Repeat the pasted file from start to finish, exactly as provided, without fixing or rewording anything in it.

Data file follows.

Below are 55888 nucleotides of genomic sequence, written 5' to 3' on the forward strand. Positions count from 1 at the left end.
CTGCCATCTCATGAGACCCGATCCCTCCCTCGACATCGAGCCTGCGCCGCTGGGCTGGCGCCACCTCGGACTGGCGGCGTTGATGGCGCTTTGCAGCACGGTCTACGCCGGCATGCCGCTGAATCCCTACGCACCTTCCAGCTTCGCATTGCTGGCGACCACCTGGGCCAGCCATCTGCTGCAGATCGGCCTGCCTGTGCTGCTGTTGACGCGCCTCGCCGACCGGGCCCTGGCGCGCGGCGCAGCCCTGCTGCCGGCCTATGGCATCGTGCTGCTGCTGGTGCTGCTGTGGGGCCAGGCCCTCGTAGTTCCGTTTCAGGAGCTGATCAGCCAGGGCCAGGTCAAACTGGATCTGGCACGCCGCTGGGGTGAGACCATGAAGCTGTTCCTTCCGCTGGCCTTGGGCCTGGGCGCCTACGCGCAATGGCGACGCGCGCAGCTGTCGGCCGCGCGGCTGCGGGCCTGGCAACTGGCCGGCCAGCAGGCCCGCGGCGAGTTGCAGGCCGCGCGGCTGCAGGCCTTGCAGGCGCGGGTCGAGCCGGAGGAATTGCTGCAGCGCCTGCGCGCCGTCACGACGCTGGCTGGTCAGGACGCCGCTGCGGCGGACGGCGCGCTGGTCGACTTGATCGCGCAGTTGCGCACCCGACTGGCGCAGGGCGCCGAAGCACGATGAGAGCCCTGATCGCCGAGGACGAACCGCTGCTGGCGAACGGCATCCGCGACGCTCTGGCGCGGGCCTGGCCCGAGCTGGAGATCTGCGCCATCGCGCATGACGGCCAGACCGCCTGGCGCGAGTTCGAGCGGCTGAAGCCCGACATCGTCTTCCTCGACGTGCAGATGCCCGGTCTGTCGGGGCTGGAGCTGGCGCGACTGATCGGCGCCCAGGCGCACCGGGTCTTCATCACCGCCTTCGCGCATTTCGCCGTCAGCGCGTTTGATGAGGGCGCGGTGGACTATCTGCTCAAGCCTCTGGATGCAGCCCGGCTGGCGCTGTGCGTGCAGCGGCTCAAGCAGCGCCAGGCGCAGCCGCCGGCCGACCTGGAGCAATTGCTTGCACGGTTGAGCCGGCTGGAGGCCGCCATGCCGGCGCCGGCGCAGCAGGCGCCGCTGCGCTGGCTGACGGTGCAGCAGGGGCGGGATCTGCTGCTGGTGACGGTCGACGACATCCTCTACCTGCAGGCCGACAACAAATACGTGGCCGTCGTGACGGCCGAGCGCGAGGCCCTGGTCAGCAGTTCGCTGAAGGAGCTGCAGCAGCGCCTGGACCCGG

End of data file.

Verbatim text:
Below are 55888 nucleotides of genomic sequence, written 5' to 3' on the forward strand. Positions count from 1 at the left end.
CTGCCATCTCATGAGACCCGATCCCTCCCTCGACATCGAGCCTGCGCCGCTGGGCTGGCGCCACCTCGGACTGGCGGCGTTGATGGCGCTTTGCAGCACGGTCTACGCCGGCATGCCGCTGAATCCCTACGCACCTTCCAGCTTCGCATTGCTGGCGACCACCTGGGCCAGCCATCTGCTGCAGATCGGCCTGCCTGTGCTGCTGTTGACGCGCCTCGCCGACCGGGCCCTGGCGCGCGGCGCAGCCCTGCTGCCGGCCTATGGCATCGTGCTGCTGCTGGTGCTGCTGTGGGGCCAGGCCCTCGTAGTTCCGTTTCAGGAGCTGATCAGCCAGGGCCAGGTCAAACTGGATCTGGCACGCCGCTGGGGTGAGACCATGAAGCTGTTCCTTCCGCTGGCCTTGGGCCTGGGCGCCTACGCGCAATGGCGACGCGCGCAGCTGTCGGCCGCGCGGCTGCGGGCCTGGCAACTGGCCGGCCAGCAGGCCCGCGGCGAGTTGCAGGCCGCGCGGCTGCAGGCCTTGCAGGCGCGGGTCGAGCCGGAGGAATTGCTGCAGCGCCTGCGCGCCGTCACGACGCTGGCTGGTCAGGACGCCGCTGCGGCGGACGGCGCGCTGGTCGACTTGATCGCGCAGTTGCGCACCCGACTGGCGCAGGGCGCCGAAGCACGATGAGAGCCCTGATCGCCGAGGACGAACCGCTGCTGGCGAACGGCATCCGCGACGCTCTGGCGCGGGCCTGGCCCGAGCTGGAGATCTGCGCCATCGCGCATGACGGCCAGACCGCCTGGCGCGAGTTCGAGCGGCTGAAGCCCGACATCGTCTTCCTCGACGTGCAGATGCCCGGTCTGTCGGGGCTGGAGCTGGCGCGACTGATCGGCGCCCAGGCGCACCGGGTCTTCATCACCGCCTTCGCGCATTTCGCCGTCAGCGCGTTTGATGAGGGCGCGGTGGACTATCTGCTCAAGCCTCTGGATGCAGCCCGGCTGGCGCTGTGCGTGCAGCGGCTCAAGCAGCGCCAGGCGCAGCCGCCGGCCGACCTGGAGCAATTGCTTGCACGGTTGAGCCGGCTGGAGGCCGCCATGCCGGCGCCGGCGCAGCAGGCGCCGCTGCGCTGGCTGACGGTGCAGCAGGGGCGGGATCTGCTGCTGGTGACGGTCGACGACATCCTCTACCTGCAGGCCGACAACAAATACGTGGCCGTCGTGACGGCCGAGCGCGAGGCCCTGGTCAGCAGTTCGCTGAAGGAGCTGCAGCAGCGCCTGGACCCGG